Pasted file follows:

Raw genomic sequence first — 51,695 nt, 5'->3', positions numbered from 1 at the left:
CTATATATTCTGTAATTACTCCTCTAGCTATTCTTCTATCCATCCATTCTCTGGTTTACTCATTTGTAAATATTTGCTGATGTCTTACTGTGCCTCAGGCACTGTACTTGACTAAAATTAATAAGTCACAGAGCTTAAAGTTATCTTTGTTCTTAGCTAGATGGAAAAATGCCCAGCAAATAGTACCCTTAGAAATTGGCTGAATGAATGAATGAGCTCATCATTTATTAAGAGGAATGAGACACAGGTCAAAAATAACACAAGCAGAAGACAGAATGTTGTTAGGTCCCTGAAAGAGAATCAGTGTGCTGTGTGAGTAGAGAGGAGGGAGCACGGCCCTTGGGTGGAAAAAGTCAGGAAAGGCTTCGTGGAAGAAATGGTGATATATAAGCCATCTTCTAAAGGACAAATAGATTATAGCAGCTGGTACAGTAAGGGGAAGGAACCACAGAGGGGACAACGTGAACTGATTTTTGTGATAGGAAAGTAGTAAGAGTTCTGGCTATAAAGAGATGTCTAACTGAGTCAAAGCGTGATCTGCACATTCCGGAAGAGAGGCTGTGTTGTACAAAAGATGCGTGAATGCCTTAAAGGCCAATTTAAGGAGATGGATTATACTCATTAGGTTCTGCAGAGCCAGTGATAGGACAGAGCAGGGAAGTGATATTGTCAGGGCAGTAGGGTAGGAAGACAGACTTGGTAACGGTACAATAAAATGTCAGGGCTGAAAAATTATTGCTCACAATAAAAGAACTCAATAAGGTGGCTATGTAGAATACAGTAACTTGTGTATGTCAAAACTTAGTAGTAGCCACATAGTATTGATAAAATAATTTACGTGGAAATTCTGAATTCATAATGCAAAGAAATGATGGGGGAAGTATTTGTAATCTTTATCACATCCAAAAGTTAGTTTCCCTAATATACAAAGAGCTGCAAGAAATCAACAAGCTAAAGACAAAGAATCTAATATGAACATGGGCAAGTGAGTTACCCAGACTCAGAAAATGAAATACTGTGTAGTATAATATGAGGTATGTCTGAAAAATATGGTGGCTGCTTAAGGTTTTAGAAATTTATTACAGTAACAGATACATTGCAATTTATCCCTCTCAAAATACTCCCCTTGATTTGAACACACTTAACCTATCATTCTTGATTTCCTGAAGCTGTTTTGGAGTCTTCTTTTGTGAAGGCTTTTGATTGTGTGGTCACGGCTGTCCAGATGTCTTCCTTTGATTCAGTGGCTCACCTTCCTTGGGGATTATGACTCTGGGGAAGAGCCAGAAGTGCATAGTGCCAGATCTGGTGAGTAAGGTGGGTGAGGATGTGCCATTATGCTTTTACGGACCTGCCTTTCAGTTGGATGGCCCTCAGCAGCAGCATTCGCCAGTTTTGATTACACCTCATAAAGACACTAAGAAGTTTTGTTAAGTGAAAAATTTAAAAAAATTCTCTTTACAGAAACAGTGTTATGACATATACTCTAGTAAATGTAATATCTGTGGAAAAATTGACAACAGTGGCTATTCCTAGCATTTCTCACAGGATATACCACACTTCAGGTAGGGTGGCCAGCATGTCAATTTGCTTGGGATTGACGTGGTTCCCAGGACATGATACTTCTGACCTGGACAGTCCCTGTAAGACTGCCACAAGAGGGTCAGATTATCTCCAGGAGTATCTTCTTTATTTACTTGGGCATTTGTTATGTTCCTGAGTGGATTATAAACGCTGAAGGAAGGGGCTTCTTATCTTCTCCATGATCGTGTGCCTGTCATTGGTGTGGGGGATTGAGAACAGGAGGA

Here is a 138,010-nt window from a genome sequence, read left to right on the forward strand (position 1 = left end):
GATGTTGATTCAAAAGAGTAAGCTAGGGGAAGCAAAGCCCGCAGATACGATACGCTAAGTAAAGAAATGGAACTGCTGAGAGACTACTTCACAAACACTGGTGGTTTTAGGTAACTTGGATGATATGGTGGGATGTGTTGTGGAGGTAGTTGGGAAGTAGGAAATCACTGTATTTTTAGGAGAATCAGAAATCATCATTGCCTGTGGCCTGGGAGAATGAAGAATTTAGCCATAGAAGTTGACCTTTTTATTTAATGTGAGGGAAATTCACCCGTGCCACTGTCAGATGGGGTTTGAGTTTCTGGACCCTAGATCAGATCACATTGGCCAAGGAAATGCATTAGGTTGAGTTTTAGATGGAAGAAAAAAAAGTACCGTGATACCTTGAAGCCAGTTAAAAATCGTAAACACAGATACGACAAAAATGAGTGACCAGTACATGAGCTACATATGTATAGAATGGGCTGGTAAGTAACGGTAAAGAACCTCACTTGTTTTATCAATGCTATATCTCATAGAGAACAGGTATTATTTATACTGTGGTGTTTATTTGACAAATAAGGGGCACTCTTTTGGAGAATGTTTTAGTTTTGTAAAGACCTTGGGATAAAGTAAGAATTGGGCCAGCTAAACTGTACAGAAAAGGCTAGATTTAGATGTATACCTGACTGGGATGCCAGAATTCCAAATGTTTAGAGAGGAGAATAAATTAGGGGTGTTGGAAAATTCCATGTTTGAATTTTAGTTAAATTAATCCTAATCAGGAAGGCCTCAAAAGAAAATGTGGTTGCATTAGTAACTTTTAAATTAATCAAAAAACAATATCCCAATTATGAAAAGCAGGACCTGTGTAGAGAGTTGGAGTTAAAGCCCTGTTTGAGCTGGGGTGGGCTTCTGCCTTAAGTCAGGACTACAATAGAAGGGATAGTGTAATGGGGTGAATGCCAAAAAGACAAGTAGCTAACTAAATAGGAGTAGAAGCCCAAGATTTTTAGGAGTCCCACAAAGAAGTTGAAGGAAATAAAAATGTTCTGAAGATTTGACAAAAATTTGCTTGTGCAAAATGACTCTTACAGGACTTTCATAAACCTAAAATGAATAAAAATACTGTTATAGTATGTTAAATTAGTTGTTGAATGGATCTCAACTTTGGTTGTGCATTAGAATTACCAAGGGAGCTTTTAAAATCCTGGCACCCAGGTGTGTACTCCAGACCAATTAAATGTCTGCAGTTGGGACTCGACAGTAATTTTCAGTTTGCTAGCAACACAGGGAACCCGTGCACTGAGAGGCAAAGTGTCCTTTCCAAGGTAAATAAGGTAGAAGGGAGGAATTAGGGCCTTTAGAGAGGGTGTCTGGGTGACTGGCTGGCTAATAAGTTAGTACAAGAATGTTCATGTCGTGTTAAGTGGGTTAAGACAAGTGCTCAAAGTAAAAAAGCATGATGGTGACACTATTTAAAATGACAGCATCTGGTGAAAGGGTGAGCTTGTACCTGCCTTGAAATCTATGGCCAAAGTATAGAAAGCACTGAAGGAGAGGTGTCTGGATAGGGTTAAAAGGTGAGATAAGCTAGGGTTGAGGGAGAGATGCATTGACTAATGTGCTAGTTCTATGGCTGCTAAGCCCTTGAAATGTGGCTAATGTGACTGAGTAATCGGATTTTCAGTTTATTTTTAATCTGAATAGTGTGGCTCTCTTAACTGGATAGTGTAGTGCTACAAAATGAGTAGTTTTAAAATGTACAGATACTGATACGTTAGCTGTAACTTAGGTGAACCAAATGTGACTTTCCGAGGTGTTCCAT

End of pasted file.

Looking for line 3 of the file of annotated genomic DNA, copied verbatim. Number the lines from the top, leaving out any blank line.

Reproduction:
Here is a 138,010-nt window from a genome sequence, read left to right on the forward strand (position 1 = left end):